The project cost is developed based on tender documents offered by the customer. Despite the detailed specifications mentioned in the tender some important and critical details are missed. These details cannot be left to anybody’s assumptions but needs to be clarified before firming up the final costs.

The missing requirements are not limited to technical specifications of the plant or equipment alone but can also be from areas like,

  • Payment terms and conditions
  • Quality and inspection requirements
  • Document submission and approval
  • Plant performance and acceptance criteria
  • Minimum manpower deputation criteria
  • Boarding, Lodging and Local Conveyance
  • Site visits and project review meetings

The above list is not all inclusive, based on the industry there could be other issues affecting the costs.

3. Not Referring To Lessons Form Previous Projects

Not all organizations follow the best practice of documenting lessons learned prior to project closure. These organizations tend to repeat the same mistakes over and over again. Even if, it is the same person, involved in costing as well as project execution, he may not remember every area of cost overrun and may not even be in a position to understand the reasons for the same, hence he may not be in a position to take corrective and preventive actions while developing costs for a new project.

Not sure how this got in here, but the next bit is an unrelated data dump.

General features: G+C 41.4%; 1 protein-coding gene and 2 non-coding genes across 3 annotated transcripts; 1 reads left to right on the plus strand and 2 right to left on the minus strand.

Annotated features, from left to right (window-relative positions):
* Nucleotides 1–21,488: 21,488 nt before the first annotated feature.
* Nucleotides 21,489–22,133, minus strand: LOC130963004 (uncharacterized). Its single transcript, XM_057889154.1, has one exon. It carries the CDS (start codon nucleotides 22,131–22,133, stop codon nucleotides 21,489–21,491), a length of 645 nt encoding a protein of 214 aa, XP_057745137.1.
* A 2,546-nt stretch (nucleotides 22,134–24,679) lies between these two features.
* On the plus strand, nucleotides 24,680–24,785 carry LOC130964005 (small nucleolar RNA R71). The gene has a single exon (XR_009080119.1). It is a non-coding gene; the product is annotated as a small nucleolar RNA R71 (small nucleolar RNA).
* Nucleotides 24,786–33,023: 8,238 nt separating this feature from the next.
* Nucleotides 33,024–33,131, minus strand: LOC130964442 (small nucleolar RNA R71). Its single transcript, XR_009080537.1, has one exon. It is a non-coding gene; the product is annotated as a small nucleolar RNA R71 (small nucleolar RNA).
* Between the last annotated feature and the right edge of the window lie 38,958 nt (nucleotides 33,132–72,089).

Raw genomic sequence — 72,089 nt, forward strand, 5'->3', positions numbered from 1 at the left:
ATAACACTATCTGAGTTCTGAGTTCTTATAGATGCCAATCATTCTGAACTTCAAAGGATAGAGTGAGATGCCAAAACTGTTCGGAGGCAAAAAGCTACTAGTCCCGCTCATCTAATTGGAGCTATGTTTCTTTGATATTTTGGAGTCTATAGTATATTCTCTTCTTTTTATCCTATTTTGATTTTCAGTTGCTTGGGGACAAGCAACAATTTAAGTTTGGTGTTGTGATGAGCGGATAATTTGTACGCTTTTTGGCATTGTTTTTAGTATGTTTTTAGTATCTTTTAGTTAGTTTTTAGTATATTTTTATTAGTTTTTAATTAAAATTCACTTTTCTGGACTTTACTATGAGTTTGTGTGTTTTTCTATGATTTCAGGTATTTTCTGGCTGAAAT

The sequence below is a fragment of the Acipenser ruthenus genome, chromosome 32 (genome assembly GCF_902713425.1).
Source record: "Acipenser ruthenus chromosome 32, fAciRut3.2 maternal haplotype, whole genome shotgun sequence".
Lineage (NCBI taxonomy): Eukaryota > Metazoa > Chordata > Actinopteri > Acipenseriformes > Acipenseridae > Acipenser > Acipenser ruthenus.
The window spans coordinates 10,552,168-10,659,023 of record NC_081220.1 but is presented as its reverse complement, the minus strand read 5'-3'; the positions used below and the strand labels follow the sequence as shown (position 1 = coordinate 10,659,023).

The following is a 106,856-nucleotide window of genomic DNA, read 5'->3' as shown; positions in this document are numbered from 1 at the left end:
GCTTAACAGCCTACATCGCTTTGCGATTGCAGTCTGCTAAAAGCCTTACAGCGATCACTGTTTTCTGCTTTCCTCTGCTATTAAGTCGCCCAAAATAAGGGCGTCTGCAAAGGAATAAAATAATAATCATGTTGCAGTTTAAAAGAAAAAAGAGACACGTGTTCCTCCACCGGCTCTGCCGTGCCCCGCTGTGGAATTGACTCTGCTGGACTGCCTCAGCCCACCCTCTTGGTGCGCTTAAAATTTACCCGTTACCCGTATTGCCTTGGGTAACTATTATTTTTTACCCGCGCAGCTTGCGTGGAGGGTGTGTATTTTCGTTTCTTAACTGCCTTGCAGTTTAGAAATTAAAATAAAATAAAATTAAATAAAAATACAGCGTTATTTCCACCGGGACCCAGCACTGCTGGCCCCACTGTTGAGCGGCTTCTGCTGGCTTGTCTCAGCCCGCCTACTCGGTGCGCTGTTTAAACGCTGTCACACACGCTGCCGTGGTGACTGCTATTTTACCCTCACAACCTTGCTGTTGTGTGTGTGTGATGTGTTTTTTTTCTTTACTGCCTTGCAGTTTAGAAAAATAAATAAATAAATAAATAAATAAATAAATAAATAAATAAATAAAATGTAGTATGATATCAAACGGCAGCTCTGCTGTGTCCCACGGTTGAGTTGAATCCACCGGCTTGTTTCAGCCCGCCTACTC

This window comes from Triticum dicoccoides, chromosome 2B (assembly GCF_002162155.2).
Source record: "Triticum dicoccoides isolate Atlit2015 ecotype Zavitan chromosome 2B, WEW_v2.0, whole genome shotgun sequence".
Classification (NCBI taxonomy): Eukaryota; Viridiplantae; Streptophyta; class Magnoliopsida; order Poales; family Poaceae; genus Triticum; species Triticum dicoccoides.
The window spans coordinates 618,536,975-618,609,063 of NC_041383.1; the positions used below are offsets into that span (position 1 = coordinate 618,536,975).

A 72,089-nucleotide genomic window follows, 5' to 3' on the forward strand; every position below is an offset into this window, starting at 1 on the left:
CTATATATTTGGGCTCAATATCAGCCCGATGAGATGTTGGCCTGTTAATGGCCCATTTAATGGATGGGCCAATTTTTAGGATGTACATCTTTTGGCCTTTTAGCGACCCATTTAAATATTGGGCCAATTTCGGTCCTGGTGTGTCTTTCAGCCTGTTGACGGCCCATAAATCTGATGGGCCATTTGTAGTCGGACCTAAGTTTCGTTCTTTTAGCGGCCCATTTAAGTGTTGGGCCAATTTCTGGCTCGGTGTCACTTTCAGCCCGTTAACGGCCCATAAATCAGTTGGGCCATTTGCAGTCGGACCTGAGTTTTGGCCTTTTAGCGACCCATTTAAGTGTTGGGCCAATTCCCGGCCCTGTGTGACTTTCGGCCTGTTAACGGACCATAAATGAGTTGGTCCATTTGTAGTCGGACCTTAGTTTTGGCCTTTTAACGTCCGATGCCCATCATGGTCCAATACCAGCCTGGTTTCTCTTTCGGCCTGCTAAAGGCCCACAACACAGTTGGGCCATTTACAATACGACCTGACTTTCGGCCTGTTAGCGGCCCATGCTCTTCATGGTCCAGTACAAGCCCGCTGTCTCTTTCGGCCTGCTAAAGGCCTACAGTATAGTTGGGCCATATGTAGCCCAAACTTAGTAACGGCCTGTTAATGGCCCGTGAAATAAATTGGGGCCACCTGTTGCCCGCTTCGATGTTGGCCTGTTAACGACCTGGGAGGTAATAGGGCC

The experience of the previous project should be thoroughly analysed, areas where there was cost overrun in the previous similar project should be studied and the probability of re-occurrence should be estimated and sufficient contingencies added for any surprises.

If the excess cost was due to incorrect technical specifications, a good way of reducing the impact on a new project could be to approach the customer and seek approval on the revised technical specifications.

4. Neglecting The Market Scenario

Relying totally on past procurement prices could be dangerous. Even if the team is working with fresh quotes it is advised that these prices be revised upwards with a suitable factor based on the present market trends and the market forecast. This is relevant for items like stainless steel, or other imported items which are affected by global market trends. Many websites track global commodity prices and these can be handy while developing project costs.